Smart testified that as a survival strategy, she gave up any thought of escape.

"No matter what it took, I would live," Smart testified at trial. "I would survive and do everything he told me to do to keep my life and my family's life intact."

But Smart acknowledged that she initially felt that the rape made her feel dirty and that she wanted to die — ammunition that prosecutors may use to show Mitchell's actions did cause psychological trauma.

"I felt like because [of] what he had done to me that I was marked, that I wasn't clean, wasn't pure, wasn't worth the same," she testified. "I felt like another person would never love me. Yeah, I felt like I could take the risk of being killed and try to escape."

She said those feelings passed when she realized her parents and five siblings would love her no matter what had happened to her.

Defense attorneys also may point to Smart's comments following Mitchell's Dec. 10 jury conviction, as well as her work to curb child abuse and improve laws targeting sex offenders, to try to show a lack of psychological injury.

Following the verdict, Smart said that her attacker's conviction was a chance for other victims to tell their stories.

"I am so thrilled to stand before the people of American today and give hope to other victims who have not spoken out about what's happened to them," she told media gathered outside the courthouse after a 12-person jury convicted Mitchell of felony kidnapping and unlawful transportation of a minor across state lines of the purpose of engaging in sexual activity.

She said her experience shows "it is possible to move on after something terrible has happened, and that we can speak out and we will be heard."

Smart further became a beacon for victims' rights in March, when she was received an award from The Diller-von Furstenberg Family Foundation, which recognizes and supports women who are using their resources, commitment and visibility to transform the lives of other women.

Smart received a $50,000 check, which she plans to use to start The Elizabeth Smart Foundation, aimed at protecting children from abuse, her father, Ed Smart, has told The Salt Lake Tribune.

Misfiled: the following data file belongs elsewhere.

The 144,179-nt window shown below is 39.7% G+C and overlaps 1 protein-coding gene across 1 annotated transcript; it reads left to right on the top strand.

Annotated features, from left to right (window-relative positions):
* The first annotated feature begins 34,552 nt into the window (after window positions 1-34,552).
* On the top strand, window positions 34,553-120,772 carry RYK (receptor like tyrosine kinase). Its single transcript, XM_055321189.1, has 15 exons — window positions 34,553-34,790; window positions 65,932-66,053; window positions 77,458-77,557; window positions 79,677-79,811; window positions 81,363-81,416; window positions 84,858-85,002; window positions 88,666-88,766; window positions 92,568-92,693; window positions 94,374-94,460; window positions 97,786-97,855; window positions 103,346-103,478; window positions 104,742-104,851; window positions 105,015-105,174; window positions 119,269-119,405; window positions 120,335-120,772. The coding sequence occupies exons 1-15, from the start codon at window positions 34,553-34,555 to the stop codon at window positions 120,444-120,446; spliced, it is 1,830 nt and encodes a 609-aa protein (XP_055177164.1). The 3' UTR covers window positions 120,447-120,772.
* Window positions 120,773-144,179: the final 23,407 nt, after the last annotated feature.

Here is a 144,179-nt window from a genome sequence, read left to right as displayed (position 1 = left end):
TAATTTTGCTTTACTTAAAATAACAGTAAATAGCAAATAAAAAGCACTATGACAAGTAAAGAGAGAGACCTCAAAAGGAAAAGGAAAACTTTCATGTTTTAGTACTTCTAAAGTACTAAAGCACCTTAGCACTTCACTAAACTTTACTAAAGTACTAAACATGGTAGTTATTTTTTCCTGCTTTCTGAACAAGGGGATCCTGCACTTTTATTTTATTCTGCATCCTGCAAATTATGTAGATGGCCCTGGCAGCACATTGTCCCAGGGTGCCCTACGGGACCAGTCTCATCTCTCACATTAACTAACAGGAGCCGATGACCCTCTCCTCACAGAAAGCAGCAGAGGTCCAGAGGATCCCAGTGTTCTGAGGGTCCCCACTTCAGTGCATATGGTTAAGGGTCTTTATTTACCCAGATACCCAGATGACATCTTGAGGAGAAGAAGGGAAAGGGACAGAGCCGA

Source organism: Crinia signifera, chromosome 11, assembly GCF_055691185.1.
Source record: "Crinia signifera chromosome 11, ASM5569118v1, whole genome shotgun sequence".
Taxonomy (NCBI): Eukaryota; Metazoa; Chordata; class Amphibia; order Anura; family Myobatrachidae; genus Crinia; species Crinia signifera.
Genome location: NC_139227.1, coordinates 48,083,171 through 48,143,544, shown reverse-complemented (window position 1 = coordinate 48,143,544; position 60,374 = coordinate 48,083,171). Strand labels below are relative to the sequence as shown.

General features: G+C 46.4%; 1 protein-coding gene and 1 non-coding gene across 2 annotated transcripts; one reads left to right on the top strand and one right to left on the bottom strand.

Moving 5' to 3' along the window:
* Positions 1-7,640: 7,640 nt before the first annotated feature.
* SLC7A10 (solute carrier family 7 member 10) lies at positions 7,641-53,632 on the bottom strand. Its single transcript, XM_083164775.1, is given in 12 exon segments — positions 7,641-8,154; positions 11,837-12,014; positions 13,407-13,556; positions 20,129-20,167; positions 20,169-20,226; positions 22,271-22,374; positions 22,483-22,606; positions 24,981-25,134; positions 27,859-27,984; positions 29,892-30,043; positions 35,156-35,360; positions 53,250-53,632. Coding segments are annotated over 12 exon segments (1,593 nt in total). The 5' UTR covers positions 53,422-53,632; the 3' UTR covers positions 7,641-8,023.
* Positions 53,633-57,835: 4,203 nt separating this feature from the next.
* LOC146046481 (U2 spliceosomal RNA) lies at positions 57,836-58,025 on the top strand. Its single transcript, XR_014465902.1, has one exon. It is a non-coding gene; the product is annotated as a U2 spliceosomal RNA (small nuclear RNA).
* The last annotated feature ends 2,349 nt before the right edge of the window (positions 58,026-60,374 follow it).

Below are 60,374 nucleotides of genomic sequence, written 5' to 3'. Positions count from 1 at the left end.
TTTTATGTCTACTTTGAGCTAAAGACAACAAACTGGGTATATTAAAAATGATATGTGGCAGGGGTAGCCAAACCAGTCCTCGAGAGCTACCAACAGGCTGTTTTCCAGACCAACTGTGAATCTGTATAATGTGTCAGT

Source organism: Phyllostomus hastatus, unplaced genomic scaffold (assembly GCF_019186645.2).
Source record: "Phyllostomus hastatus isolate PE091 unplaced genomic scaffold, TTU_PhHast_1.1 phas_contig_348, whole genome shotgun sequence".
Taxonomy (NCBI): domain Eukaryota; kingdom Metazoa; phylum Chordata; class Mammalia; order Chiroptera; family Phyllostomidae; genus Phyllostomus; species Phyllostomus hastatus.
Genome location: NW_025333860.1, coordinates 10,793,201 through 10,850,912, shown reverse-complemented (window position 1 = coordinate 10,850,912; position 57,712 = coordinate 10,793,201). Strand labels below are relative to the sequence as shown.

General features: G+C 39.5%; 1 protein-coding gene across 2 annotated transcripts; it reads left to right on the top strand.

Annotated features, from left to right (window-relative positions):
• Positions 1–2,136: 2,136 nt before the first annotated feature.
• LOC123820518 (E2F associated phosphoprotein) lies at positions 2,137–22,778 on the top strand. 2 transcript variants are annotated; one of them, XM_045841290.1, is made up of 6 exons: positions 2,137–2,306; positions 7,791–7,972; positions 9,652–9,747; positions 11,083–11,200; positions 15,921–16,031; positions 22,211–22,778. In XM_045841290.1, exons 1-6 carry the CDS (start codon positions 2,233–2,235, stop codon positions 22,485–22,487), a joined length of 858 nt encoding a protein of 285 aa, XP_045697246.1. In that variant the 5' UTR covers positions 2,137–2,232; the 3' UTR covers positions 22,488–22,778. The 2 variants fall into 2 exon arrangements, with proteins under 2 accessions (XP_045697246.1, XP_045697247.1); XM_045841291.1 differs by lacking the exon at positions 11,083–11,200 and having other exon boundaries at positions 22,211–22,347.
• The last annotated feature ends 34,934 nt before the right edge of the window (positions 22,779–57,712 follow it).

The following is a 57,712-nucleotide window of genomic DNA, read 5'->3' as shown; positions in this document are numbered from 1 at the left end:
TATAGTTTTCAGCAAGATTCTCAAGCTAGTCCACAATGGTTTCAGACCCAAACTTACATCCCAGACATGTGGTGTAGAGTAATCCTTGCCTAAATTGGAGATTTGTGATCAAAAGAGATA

In 2006, Smart and her parents lobbied Congress to pass a law creating a national sex offender registry. And she was on hand when President George W. Bush signed into law the Adam Walsh Child Protection and Safety Act.

In 2008, Smart shared her story in a booklet titled "You're Not Alone," which is published by the U.S. Department of Justice and given to survivors of abduction.

Smart wrote in one passage, "I made a conscious decision that my abductors had already taken away 9 months of my life, and I certainly was not going to give them any more time than that."

"We all have so much to live for. It is not worth living in the past. Each of us has so much potential in this world. I find it hard to believe that one experience can hold us back from being the individuals we want to be and stop us from doing the things we want to do," Smart wrote. Mitchell's sentence follows co-defendant's in Smart kidnapping case

Brian David Mitchell's wife and co-defendant, Wanda Eileen Barzee, 65, is currently serving a 15-year term at a federal prison in Texas for her part in Elizabeth Smart's June 2002 abduction. A federal court judge gave Barzee credit for the seven years she had already spent either at Utah State Hospital or the Salt Lake County jail.

Barzee's federal time is running concurrently with a one- to 15-year state conviction for the attempted kidnapping of Elizabeth's cousin in July 2002. Barzee will be eligible for state parole in 2018, but she could remain in prison until 2024.